After talking to Grand Prix dressage grooms Heather Carberry and Rachael Roisman (p. 14), I emerged from the conversation enlightened, refreshed and a little wistful. Enlightened because they are each intelligent young women who displayed sensitivity, insight and plain horse sense as they talked about Rocher and Nikolaus, the two horses they care for.
It was a refreshing conversation because the love and concern that these two women had for their charges was abundant and selfless. It is very clear that both women want their respective horses to be happy and that they spare no effort in ensuring that reality for their horses. And that’s where the wistfulness came in.
Roisman said she didn’t harbor the desire to ride, that she was content to bond with her horses on the ground. To have a partnership with a horse that doesn’t involve riding is a unique one in today’s highly competitive world. To simply love a horse, not because he can run fast or jump high or piaffe perfectly, but because he is a horse, is almost enviable in its purity.
I used to groom one of America’s top steeplechasers, Rowdy Irishman, a special horse who shall forever have my heart. I remember what it is to love somebody (I can’t call him “something”) more than yourself, to willingly accept that his needs supercede yours. Now that I have a more traditional desk job, I can assure you I indulge in a little wistful daydreaming at times. I stopped grooming steeplechasers because I felt the need “to make something” of myself, to utilize a university education and live up to expectations’I just haven’t quite figured out whose expectations they are yet.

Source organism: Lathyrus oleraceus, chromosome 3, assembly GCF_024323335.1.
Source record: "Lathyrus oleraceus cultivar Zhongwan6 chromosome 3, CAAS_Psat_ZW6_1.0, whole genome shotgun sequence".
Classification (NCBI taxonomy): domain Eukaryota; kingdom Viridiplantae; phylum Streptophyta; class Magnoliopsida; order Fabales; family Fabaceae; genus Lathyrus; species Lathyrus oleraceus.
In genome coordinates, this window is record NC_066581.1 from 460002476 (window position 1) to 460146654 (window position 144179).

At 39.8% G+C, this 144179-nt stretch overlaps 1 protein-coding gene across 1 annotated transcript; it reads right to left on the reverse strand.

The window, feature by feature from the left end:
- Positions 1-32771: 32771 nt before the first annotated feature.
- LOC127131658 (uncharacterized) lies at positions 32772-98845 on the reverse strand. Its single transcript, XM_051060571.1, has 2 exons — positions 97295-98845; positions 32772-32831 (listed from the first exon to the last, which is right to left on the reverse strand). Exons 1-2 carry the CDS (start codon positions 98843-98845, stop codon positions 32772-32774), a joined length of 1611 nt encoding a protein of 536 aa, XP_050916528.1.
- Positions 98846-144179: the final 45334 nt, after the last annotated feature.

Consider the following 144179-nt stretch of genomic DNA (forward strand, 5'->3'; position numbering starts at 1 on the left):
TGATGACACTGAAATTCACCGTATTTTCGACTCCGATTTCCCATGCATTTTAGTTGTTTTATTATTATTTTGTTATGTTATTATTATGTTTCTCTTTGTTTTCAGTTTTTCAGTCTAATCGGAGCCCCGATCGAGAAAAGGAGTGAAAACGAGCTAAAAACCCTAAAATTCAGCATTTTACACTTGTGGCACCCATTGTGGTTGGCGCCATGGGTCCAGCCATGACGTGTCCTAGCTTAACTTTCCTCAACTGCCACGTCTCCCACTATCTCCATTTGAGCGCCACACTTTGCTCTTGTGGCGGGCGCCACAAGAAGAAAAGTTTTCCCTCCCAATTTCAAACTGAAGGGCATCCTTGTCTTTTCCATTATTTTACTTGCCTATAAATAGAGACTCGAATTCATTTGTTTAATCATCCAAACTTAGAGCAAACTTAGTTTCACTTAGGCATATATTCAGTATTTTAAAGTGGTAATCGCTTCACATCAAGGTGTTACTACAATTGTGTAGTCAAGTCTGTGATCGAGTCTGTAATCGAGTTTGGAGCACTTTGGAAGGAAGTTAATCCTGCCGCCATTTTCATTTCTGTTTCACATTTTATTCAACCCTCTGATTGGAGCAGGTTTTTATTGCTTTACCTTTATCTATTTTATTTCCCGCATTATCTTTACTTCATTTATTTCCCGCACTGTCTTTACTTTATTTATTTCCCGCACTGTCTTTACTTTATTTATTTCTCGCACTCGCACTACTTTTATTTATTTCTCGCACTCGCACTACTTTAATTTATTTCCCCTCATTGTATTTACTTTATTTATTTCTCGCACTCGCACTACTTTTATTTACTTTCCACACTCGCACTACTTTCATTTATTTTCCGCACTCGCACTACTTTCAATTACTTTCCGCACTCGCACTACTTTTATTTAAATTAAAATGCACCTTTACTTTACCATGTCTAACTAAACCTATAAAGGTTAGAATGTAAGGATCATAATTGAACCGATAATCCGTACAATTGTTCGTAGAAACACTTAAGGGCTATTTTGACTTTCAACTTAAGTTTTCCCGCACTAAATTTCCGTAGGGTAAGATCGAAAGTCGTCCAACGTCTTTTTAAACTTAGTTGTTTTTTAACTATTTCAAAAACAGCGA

While I don’t regret moving on to my job here’after all I now have health insurance, a 401K plan and paid vacation’the wistfulness won’t leave me entirely. It’s a privilege to take care of an equine athlete, and I miss those quiet afternoons at the barn, where my only job was to keep “Rowdy” and the other horses happy and healthy.
Grooming a top equine athlete is no cakewalk. One has to be competent, organized, intelligent and sensitive enough to “hear” what a non-talking animal has to say. Unfortunately, many grooms are paid a pittance in comparison to their responsibilities, a fact that seems to be an industry norm. That’s a shame because grooms are an integral part in enabling horses to be competitive and to be happy while being competitive. It’s counter-productive not to amply reward deserving barn staff. Of course, not all grooms are badly paid. Top competitors know that good grooms are worth their weight in gold and are willing to pay handsomely for the peace of mind they bring.
An added disenfranchisement with being a groom is being invisible. Because they’re not the owner, or the rider, or the trainer, grooms are always in the background